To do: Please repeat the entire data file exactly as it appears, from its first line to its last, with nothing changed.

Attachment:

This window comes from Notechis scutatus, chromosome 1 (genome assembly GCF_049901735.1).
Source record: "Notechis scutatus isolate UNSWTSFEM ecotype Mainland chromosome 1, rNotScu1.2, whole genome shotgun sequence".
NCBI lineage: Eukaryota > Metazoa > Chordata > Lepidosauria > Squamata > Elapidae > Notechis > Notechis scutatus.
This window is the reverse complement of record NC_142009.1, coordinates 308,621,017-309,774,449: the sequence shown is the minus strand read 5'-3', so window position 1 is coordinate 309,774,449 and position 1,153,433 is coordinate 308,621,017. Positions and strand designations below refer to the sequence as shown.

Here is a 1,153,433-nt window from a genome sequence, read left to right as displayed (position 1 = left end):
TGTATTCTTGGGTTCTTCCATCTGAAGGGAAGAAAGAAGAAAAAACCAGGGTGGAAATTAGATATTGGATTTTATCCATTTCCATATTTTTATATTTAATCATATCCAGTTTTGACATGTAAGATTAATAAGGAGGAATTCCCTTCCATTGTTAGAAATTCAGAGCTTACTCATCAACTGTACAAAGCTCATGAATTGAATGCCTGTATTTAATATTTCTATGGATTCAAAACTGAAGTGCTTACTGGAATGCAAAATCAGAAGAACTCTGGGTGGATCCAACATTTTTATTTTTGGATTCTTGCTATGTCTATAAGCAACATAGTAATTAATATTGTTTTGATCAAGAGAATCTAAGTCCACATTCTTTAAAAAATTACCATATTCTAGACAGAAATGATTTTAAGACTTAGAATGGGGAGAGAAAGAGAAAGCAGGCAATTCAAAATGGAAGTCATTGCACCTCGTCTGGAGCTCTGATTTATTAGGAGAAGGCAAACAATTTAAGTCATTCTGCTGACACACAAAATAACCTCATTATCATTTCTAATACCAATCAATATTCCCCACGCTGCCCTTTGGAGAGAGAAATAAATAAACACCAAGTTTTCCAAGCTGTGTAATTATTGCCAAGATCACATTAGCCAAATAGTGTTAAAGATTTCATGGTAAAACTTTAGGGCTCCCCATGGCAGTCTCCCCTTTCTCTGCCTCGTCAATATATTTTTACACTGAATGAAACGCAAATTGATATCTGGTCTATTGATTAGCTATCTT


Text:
This window comes from Notechis scutatus, chromosome 1 (genome assembly GCF_049901735.1).
Source record: "Notechis scutatus isolate UNSWTSFEM ecotype Mainland chromosome 1, rNotScu1.2, whole genome shotgun sequence".
NCBI lineage: Eukaryota > Metazoa > Chordata > Lepidosauria > Squamata > Elapidae > Notechis > Notechis scutatus.
This window is the reverse complement of record NC_142009.1, coordinates 308,621,017-309,774,449: the sequence shown is the minus strand read 5'-3', so window position 1 is coordinate 309,774,449 and position 1,153,433 is coordinate 308,621,017. Positions and strand designations below refer to the sequence as shown.

Here is a 1,153,433-nt window from a genome sequence, read left to right as displayed (position 1 = left end):
TGTATTCTTGGGTTCTTCCATCTGAAGGGAAGAAAGAAGAAAAAACCAGGGTGGAAATTAGATATTGGATTTTATCCATTTCCATATTTTTATATTTAATCATATCCAGTTTTGACATGTAAGATTAATAAGGAGGAATTCCCTTCCATTGTTAGAAATTCAGAGCTTACTCATCAACTGTACAAAGCTCATGAATTGAATGCCTGTATTTAATATTTCTATGGATTCAAAACTGAAGTGCTTACTGGAATGCAAAATCAGAAGAACTCTGGGTGGATCCAACATTTTTATTTTTGGATTCTTGCTATGTCTATAAGCAACATAGTAATTAATATTGTTTTGATCAAGAGAATCTAAGTCCACATTCTTTAAAAAATTACCATATTCTAGACAGAAATGATTTTAAGACTTAGAATGGGGAGAGAAAGAGAAAGCAGGCAATTCAAAATGGAAGTCATTGCACCTCGTCTGGAGCTCTGATTTATTAGGAGAAGGCAAACAATTTAAGTCATTCTGCTGACACACAAAATAACCTCATTATCATTTCTAATACCAATCAATATTCCCCACGCTGCCCTTTGGAGAGAGAAATAAATAAACACCAAGTTTTCCAAGCTGTGTAATTATTGCCAAGATCACATTAGCCAAATAGTGTTAAAGATTTCATGGTAAAACTTTAGGGCTCCCCATGGCAGTCTCCCCTTTCTCTGCCTCGTCAATATATTTTTACACTGAATGAAACGCAAATTGATATCTGGTCTATTGATTAGCTATCTT